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Publication numberUS4401781 A
Publication typeGrant
Application numberUS 06/414,825
Publication dateAug 30, 1983
Filing dateSep 3, 1982
Priority dateApr 6, 1981
Fee statusLapsed
Publication number06414825, 414825, US 4401781 A, US 4401781A, US-A-4401781, US4401781 A, US4401781A
InventorsJunnosuke Yoshifuji
Original AssigneeNippon Cable System Inc.
Export CitationBiBTeX, EndNote, RefMan
External Links: USPTO, USPTO Assignment, Espacenet
Friction, heat, and abrasion resistance sliding layers
US 4401781 A
Abstract
The present invention relates to a cross linked resin composition, which comprises an oil being contained in cross linked polyethylene, and therefore can provide various sliding parts, which are excellent in wear-resistance heat-resistance and lubricity, such as liner of inner cable in control cable, high speed bearing or bearing sleeve.
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Claims(16)
What is claimed is:
1. A lubricative, oily, cross-linked resin composition suitable for use as a frictional sliding layer or element, which comprises 100 parts by weight of a cross-linked polyethylene, and 1 to 300 parts by weight of a glycol lubricating oil impregnated in the cross-linked polyethylene.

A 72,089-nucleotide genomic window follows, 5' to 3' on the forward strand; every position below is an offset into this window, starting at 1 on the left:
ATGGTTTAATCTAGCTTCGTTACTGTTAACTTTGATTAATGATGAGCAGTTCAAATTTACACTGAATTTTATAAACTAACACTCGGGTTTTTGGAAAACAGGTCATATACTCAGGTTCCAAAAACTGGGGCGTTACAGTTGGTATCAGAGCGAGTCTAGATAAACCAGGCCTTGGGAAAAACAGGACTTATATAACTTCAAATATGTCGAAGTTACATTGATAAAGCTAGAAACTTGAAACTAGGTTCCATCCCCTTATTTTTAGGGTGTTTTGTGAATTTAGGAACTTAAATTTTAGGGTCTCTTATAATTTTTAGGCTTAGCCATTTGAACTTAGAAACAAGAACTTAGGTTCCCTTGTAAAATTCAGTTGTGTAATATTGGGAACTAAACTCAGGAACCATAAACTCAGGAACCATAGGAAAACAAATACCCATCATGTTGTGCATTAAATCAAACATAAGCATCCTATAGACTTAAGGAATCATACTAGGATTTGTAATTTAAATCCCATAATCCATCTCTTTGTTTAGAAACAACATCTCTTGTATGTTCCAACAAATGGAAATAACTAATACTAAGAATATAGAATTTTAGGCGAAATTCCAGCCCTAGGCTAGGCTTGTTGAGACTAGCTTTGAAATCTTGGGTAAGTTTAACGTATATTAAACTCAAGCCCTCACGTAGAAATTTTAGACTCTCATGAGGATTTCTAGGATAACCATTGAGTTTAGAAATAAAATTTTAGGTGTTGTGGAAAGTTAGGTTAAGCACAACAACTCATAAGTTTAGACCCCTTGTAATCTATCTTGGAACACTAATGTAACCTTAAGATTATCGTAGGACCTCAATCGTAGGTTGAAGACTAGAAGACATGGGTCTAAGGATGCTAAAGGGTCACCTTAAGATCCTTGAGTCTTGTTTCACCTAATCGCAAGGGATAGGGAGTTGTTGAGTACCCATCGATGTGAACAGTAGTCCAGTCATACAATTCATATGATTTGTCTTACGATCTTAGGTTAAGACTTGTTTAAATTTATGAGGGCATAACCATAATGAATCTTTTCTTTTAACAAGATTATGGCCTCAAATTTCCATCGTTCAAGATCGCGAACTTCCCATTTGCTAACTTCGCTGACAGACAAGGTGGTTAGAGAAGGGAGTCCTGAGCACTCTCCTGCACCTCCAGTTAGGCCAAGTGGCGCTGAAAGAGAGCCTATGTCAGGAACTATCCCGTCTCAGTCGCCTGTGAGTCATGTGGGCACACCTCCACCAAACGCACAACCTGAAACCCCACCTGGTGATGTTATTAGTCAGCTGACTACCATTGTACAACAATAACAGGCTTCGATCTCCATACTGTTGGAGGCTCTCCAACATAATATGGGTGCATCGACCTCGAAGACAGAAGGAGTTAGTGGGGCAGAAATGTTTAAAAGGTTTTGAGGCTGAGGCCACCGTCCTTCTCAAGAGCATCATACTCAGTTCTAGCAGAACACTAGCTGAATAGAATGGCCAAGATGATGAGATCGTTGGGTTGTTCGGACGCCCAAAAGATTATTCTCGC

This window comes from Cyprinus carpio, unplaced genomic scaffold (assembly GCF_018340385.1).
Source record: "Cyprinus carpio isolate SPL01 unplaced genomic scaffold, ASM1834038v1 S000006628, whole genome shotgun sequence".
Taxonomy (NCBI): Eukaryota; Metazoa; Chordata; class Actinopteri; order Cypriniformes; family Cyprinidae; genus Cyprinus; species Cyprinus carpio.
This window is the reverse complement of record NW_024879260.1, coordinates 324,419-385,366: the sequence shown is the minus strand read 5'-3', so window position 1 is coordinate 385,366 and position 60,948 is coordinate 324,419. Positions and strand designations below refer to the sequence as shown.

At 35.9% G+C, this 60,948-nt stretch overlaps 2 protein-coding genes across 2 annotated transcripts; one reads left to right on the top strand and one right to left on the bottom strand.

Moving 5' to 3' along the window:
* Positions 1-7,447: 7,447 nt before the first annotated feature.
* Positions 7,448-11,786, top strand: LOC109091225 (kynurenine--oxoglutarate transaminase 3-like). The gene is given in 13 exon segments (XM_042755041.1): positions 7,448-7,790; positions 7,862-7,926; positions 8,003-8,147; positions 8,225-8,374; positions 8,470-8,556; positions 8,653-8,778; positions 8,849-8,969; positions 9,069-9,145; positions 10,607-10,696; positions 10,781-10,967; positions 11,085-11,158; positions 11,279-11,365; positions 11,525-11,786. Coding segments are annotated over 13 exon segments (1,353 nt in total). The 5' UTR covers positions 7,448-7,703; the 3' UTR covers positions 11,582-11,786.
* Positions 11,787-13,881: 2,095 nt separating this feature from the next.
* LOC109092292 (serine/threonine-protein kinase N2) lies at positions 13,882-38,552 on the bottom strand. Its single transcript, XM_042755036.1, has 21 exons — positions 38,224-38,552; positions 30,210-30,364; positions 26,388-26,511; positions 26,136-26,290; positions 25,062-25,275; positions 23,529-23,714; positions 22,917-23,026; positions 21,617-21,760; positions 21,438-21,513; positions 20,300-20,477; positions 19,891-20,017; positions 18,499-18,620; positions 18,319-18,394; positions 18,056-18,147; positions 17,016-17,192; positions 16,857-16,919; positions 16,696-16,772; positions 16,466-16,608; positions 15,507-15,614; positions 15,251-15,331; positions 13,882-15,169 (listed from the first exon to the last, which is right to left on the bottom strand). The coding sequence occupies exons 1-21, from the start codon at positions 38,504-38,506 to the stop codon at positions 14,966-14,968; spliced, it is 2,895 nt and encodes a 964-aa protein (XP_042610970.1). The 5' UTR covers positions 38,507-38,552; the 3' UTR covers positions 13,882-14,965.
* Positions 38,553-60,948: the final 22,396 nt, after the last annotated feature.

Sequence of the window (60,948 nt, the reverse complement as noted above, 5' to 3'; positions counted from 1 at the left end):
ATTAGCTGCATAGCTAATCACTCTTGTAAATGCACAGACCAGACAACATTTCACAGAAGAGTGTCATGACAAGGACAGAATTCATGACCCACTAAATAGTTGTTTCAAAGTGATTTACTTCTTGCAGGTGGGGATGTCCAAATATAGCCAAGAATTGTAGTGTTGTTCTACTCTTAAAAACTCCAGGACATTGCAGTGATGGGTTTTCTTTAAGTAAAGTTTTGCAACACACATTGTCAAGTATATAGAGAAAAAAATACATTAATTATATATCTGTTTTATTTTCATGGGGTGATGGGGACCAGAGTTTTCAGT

2. The composition of claim 1, wherein the cross-linked polyethylene is one cross-linked in the presence of a cross-linking agent.
3. The composition of claim 1, wherein the oil is contained in an amount of 3 to 50 parts by weight per 100 parts by weight of the cross-linked polyethylene.
4. The composition of claim 1, wherein the polyethylene is a high density polyethylene.
5. The composition of claim 1, wherein the degree of cross-linking of the polyethylene is adjusted to that gelation is in a range of 50 to 80% by weight.
6. A lubricative, oily, cross-linked resin composition suitable for use as a frictional sliding layer or element, which is produced by heating a cross-linked polyethylene is a glycol lubricating oil.
7. The composition of claim 6, wherein the composition comprises 100 parts by weight of the cross-linked polyethylene and 1 to 300 parts by weight of the oil impregnated in the cross-linked polyethylene.
8. The composition of claim 7, wherein the oil is contained in an amount of 3 to 50 parts by weight per 100 parts by weight of the cross-linked polyethylene.
9. The composition of claim 6, wherein the polyethylene is a high density polyethylene.
10. The composition of claim 6, wherein the degree of cross-linking of the polyethylene is adjusted to that gelation is in a range of 50 to 80% by weight.